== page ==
He said that after her body was identified he went to 32 East India Dock Road and knocked at the front door but got no answer. He said that he then went to the basement and roused the occupants of the basement flat and they let him in and that he then went from room to room until he reached the first-floor back room and knocked on it. He said that he then heard the sound of a man say, 'come in' and then went in to see Lilian Hartney's husband in a double bed behind the door on the side furthest from the wall. The inspector said, 'I am trying to get some information about Mrs Hartney, can you help' and said that Lilian Hartney's husband said, 'I am Mr Hartney'. The inspector said that he then asked where his wife was and said that Lilian Hartney's husband said, 'I don't know. She went out last night and has not come back yet'. The inspector said, 'You don't seem to be bothered about it, have you not done anything about it?', and Lilian Hartney's husband replied, 'No, she has done it before. She is rather highly strung and sometimes she gets bad tempered and goes off. I cannot do anything about it as I am ill and I have been in bed for nearly a week'.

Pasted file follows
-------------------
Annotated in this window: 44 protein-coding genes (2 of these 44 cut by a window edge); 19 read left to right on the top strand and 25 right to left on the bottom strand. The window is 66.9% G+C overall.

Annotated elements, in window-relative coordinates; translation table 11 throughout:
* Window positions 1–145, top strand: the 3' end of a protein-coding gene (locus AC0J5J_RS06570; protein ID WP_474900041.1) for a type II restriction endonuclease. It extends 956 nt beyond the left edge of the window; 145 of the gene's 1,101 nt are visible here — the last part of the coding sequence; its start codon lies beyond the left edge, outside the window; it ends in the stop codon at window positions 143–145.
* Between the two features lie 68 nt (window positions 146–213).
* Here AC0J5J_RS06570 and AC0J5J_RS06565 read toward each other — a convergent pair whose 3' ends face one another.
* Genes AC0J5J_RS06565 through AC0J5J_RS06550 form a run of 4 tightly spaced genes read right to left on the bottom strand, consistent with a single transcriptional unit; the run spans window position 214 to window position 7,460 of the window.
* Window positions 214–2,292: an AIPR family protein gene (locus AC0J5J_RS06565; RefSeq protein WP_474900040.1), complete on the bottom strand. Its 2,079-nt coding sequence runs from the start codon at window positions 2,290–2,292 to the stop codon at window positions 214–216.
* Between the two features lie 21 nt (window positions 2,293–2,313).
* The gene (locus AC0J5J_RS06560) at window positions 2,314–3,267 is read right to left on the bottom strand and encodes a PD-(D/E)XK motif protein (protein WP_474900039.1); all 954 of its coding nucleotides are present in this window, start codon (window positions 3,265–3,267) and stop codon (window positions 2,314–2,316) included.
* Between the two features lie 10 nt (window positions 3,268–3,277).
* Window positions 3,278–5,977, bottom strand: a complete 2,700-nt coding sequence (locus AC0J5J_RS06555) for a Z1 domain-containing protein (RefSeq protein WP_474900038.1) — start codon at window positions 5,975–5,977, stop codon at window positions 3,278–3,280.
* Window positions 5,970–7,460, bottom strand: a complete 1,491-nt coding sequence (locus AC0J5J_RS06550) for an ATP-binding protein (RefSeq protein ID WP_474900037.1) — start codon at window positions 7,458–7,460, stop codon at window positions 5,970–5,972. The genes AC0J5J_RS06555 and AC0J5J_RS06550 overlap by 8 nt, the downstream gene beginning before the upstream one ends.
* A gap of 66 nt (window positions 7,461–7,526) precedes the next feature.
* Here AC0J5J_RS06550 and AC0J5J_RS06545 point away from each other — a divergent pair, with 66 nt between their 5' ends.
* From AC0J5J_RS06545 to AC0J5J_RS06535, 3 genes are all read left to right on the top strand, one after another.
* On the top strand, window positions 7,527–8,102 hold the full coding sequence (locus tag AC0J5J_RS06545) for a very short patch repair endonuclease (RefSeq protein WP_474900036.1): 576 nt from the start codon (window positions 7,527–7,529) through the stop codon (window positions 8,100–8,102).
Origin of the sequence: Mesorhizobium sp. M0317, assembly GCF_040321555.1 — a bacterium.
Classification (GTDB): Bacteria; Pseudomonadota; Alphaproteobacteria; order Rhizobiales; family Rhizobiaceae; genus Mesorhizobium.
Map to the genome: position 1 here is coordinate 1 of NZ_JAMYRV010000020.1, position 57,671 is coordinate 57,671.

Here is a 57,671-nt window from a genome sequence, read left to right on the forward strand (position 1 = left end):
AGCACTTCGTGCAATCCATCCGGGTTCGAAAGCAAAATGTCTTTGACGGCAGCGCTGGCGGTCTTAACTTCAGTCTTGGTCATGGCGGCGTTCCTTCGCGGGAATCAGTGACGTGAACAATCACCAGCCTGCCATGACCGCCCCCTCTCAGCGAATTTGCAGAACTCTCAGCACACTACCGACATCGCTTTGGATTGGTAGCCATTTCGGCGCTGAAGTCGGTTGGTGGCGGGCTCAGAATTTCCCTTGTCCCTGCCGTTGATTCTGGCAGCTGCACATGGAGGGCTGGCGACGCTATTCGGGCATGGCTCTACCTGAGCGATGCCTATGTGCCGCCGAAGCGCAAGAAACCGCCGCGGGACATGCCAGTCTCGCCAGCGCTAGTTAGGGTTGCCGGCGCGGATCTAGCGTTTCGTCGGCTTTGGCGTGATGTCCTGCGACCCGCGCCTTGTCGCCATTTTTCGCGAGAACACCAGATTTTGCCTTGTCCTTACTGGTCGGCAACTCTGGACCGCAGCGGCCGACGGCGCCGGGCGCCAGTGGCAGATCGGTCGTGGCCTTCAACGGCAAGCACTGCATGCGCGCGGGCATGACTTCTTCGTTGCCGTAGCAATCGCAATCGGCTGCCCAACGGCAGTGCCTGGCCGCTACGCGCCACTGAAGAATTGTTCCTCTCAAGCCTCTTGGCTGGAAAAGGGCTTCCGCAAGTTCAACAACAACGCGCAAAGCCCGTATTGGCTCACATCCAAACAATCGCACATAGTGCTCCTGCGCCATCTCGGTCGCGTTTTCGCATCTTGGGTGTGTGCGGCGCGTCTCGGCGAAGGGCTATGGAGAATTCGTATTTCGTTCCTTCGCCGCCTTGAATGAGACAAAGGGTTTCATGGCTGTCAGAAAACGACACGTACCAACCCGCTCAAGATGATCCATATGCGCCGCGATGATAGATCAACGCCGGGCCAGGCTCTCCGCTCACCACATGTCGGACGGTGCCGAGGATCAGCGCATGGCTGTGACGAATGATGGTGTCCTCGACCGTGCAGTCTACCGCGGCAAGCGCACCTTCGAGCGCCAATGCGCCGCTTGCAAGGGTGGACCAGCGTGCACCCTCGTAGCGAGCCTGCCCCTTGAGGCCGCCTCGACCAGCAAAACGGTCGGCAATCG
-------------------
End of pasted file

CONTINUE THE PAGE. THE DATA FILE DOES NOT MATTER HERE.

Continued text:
The inspector said that Lilian Hartney's husband had the bedsheets round his shoulders and that he then asked him if he was fit enough to come out with him and said that Lilian Hartney's husband said 'yes' and through back the bed clothes. The inspector said that he then saw that Lilian Hartney's husband was dressed in his shirt, trousers, socks and braces and said that he said, 'That's a funny way to go to bed, isn't it? and said that Lilian Hartney's husband replied, 'I always go to bed like this as I find it helps me to sleep better. I don't sleep much as a rule'. The inspector said that Lilian Hartney's husband then started to put on his collar and tie and notice that his trousers were very well creased down the front and that that was the only crease in them. He added that whilst Lilian Hartney's husband was dressing that he was perspiring about his face and forehead and said, 'You're sweating a bit, what's the matter?' and said that Lilian Hartney's husband replied 'It's my complaint. It makes me do that. I am waiting to go to the hospital for TB'.
The inspector said that he then asked Lilian Hartney's husband when he last saw his wife and said that he replied, 'Last night about half past seven, I think . She went down to speak to the people below. She was rather a long time so I called out to her. She answered but didn't come up again'.
The inspector then said, 'Your wife has met with a rather nasty accident. Will you come with me?' and said that Lilian Hartney's husband asked 'What happened? Where have I got to go?'.
The inspector said that as they were leaving he asked Lilian Hartney's husband about his hat but said that he told him that he didn't wear one and that Lilian Hartney's husband then picked up a padlock to put in a hasp on the outside of the door and he said to Lilian Hartney's husband, 'Make sure you have a key with you', and said that Lilian Hartney's husband replied, 'I can get in all right and my wife has a key'.
The inspector noted that the room appeared orderly and that there were no signs of a struggle.